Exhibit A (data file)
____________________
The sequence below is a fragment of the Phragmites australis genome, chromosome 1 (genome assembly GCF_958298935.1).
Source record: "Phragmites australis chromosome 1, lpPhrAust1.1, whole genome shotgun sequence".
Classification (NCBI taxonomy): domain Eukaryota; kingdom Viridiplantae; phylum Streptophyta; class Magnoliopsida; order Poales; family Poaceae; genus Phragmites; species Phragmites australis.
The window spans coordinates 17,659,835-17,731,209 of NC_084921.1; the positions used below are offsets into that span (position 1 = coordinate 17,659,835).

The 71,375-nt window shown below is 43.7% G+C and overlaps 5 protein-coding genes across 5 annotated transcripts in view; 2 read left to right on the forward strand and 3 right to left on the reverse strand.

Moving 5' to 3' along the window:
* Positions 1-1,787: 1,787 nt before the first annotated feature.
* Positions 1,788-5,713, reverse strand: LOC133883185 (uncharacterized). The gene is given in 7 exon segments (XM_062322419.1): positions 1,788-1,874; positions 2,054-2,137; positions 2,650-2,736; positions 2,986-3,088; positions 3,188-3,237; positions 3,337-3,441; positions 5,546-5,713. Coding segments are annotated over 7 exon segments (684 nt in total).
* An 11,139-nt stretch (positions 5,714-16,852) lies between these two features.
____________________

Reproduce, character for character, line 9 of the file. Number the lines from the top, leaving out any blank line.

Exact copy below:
* An 11,139-nt stretch (positions 5,714-16,852) lies between these two features.